02-08-2013, 03:15 PM
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Yes please get a trainer to learn to jump.
Now on to advice you'll be more likely to want to hear :P
The reason he's being so "bad" is because he has no idea how to jump. He doesn't understand his spacing. He doesn't know how to shorten or lengthen his stride in order to make it safely over the jump. He's not balanced enough to make the jump with you on him at an uneven pace. So instead he's either rushing the fence and hurling himself over it or stumbling over to it, realizing he's not going to make it and skidding to a halt - thus slamming you, or running up to it, stopping, bouncing over and regaining his balance.
To fix this there are several things you ought to do. First of all take the poles off the barrels (that's dangerous, they could easily roll off and trip you all up). Put them around your riding area flat on the ground - at various spacing, some in a row, some randomly placed around. Walk and trot him around and over those poles until he no longer breaks his stride to step over them. If he has to bounce or take a long step or a tiny step before it to make it over he hasn't figured it out yet. This also requires YOU riding him. You need to help him find his balance - not be just along for the ride, giving him one more thing to compensate for. This is where a trainer will be useful, they can see from the ground when you need to shorten or length your horse's strides until you have a feel for it yourself.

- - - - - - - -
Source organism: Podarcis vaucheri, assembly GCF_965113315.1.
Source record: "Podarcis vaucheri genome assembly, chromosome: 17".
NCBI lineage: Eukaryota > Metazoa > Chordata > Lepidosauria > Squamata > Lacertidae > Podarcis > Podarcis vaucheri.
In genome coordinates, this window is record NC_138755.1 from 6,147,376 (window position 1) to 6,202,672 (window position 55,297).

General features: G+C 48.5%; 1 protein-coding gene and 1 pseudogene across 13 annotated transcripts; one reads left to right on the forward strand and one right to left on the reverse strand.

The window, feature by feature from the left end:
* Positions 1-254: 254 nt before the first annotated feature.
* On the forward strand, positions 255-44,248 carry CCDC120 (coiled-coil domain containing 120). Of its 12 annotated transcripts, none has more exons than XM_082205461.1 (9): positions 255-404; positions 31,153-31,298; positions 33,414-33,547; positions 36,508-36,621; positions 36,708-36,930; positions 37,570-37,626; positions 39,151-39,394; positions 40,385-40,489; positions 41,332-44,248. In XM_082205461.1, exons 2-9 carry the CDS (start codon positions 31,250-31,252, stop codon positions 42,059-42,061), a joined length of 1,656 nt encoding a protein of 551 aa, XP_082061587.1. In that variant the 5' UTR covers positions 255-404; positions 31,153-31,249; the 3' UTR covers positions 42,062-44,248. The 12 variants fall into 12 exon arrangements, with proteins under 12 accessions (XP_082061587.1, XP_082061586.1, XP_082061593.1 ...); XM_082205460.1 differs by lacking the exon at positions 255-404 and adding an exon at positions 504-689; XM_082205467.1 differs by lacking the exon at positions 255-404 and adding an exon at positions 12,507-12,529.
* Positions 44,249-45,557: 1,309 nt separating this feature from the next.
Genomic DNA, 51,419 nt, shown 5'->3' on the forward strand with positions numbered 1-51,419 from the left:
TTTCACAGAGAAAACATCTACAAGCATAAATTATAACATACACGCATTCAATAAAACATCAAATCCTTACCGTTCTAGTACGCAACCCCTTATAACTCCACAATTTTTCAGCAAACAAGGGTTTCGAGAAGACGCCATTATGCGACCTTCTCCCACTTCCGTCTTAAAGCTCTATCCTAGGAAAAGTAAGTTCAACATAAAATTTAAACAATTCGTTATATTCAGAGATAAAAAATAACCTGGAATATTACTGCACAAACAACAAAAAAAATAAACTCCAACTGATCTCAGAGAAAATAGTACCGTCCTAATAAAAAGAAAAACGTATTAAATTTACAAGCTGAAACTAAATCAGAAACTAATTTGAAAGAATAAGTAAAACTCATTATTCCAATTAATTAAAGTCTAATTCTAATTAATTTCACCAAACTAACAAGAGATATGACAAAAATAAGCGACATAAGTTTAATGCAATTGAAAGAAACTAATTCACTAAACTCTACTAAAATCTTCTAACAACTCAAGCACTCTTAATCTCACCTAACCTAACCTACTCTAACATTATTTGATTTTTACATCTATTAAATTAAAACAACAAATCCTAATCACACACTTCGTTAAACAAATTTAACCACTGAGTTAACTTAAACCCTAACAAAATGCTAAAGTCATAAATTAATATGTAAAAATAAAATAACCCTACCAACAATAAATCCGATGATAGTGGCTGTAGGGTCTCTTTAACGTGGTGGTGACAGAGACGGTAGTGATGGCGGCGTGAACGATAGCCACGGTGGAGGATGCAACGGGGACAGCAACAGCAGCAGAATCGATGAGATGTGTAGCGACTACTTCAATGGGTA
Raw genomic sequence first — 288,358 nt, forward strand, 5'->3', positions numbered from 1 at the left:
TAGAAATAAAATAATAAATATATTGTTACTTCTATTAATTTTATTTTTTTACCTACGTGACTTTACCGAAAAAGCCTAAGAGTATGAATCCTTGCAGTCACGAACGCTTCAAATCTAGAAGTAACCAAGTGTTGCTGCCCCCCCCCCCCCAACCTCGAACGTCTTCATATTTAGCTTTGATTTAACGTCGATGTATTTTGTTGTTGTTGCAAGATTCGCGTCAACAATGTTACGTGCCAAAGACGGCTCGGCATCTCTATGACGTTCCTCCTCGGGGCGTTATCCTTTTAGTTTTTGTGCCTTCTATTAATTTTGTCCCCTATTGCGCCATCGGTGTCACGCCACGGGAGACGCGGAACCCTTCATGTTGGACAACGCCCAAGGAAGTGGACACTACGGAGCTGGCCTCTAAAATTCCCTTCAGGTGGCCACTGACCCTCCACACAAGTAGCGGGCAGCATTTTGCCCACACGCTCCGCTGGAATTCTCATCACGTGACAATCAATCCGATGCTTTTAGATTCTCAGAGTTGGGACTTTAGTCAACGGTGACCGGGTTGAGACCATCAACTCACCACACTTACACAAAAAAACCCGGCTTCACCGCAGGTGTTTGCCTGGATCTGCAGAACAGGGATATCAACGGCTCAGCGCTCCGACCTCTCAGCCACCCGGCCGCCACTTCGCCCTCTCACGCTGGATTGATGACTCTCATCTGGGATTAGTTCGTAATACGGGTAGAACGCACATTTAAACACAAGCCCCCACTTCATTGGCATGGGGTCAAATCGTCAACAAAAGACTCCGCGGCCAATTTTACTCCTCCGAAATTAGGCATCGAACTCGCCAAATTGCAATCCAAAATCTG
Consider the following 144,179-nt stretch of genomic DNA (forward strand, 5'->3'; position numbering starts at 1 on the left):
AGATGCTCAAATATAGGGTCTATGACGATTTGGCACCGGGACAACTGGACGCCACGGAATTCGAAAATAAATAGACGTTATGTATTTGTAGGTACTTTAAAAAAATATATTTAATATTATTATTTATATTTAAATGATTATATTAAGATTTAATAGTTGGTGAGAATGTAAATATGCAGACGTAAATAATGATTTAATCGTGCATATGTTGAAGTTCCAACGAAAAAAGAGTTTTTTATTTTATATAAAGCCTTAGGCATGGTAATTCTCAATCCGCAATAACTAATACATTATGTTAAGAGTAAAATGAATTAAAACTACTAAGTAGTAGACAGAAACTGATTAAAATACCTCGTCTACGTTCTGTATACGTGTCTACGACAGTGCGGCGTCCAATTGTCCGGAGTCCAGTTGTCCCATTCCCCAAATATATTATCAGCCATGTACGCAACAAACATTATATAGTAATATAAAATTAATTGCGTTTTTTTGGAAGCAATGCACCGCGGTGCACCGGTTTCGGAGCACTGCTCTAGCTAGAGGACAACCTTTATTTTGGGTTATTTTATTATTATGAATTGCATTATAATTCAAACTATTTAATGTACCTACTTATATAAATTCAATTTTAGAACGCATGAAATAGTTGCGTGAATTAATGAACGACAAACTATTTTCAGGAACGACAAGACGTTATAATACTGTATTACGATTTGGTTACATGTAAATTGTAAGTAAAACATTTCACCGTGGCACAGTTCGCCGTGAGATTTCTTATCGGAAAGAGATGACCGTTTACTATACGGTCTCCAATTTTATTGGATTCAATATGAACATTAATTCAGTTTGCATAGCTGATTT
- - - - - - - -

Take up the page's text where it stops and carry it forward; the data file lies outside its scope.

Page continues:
When you eventually are ready you can raise the poles half a foot off the ground, to make him have to pick his feet up higher, gradually increase this until he is jumping.
Next, we have no photos or videos of you riding - I'm going to assume you're actually using a 2-point/half seat position and are riding in a saddle that is safe for jumping - not a heavy western one that will slam on their back when they land. You need to be in a half seat/2-point when you jump, it allows a horse to have more freedom and balance over the jump. You need to learn how to do it well and correctly - giving the proper release over the jump, not going up until it's time and only coming down when it's time. Going into half seat too early is a good way for a horse to refuse a jump and to get slammed in your face - too late is a good way to throw them off balance. Coming down too early messes up their landing, coming down too late leaves you with little control after the jump.
Again this is where eyes on the ground will make a world of difference to help you figure out how to help your horse get over the jump more effectively.
And please make sure you wear a helmet when you jump.
I hate to sound like a nagging old lady here - but jumping is something that has got to be done right or it can be Very dangerous - not just for you, but your horse.